With an estimated 68% of organizations experiencing zero-day attacks from undisclosed/unknown vulnerabilities in 2019, this is an upward trend that we need to address as an industry by shipping secure code at a reasonable speed.
While many people and organizations are moving on from Waterfall to Agile — and not everybody is there yet, let's be real — they are already encountering a new problem.
Development teams and their operations counterparts are still working in silos, and this is still causing headaches for development managers and their counterparts across the business. In this environment, how can small teams working in an Agile way deliver on that promise of faster deployment, and faster delivery?
The (former, and we'll get to that in a minute) top-ranking development buzzword/methodology, DevOps, was created to merge the functions of both developers and operational teams when creating new software. Essentially, this was to help developers take ownership of putting things into production, instead of throwing it over the fence to the operations team and making it their responsibility.
They can undoubtedly ship faster — even a couple of times per day — which seems to play in the alley of Agile. However, DevOps still creates one big, mixed team of engineers and operations personnel, which may not be Agile-aligned in reality. Ultimately, we've worked out at this point that DevOps is more of an evolution of Agile, similar in many ways, and complementary in their difference.
The automated, continuous integration and deployment pipeline that is apparent in a functioning DevOps environment is essential to enable frequent releases, but not as sufficient at the team level - and this is where Agile steps in.
Agile allows teams, especially small teams, to keep pace with these rapid releases and changing requirements, while staying on-task and collaborative. It certainly seems ideal — and the process can keep teams on track with the end goal — but it is not without its own issues.
Software created using DevOps best practice still has the potential to stumble at the first boss fight: the security team. When the code is examined by traditional/Waterfall AppSec specialists, either with tooling or complex manual review, they often find unacceptable risks and vulnerabilities which must then be fixed after the fact.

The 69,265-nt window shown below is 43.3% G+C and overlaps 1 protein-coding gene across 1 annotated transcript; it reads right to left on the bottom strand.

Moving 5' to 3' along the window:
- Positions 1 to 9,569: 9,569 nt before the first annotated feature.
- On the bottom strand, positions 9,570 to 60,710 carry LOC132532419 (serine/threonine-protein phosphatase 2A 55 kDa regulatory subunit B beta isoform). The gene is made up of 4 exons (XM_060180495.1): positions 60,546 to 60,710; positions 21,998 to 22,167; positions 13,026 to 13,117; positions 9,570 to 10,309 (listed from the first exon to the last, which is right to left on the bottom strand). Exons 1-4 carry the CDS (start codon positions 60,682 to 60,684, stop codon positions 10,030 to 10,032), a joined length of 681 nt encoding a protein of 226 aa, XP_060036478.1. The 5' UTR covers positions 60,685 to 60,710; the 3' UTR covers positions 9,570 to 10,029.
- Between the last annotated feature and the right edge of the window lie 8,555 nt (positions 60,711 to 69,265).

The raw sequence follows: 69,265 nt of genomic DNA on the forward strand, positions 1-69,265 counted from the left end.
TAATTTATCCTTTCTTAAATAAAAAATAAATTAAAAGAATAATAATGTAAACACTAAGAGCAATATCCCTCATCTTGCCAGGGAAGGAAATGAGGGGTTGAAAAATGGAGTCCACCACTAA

The process of retrofitting security fixes into completed apps is irksome for development managers and their already-stretched teams and is neither quick nor easy. Economically, it's also far more expensive for the organization.
So, then, if the world is moving on past Waterfall, Agile, and now DevOps, what is the solution? And if you're managing a team of developers (or are one yourself), what is your role in keeping pace with these changes in approach?
Development techniques are in a constant state of evolution, but thankfully, this one isn't such a huge change. Organizations just need to put the "Sec" in "DevOps"... and so, DevSecOps was born. A primary goal of DevSecOps is to break down barriers and open collaboration between development, operations, and, last but not least, security teams.
DevSecOps has become both a software engineering tactic and a culture that advocates security automation and monitoring throughout the software development lifecycle.
This might seem like yet another organization-level process, perhaps one with "too many cooks" when it comes to a developer with a long list of features to build. However, the DevSecOps methodology opens up an opportunity for security-aware developers to really shine.
DevSecOps: A bright future for savvy developers
Why would a coder — and indeed their managers — want to get up to speed with DevSecOps?
First off, it's good to know that it's a brilliant move, and not just in the quest to make the world safe from costly cyberattacks. Experts say that the demand for talented cybersecurity personnel is skyrocketing with no end in sight. Those who master DevSecOps can expect a long and profitable career.
Job security for DevSecOps engineers is even more assured, because unlike traditional cybersecurity tactics like vulnerability scanning with an array of software-based tools, DevSecOps requires people who know how to implement security as they code.
As Booz, Allen, and Hamilton's analysts noted in their blog entitled 5 Myths of Adopting DevSecOps, organizations want (and need) DevSecOps, but simply can't buy it. They require cross-functional teams integrating technologies and collaborating during the whole software development lifecycle, and that requires skilled people, change management, and an ongoing commitment from multiple stakeholders.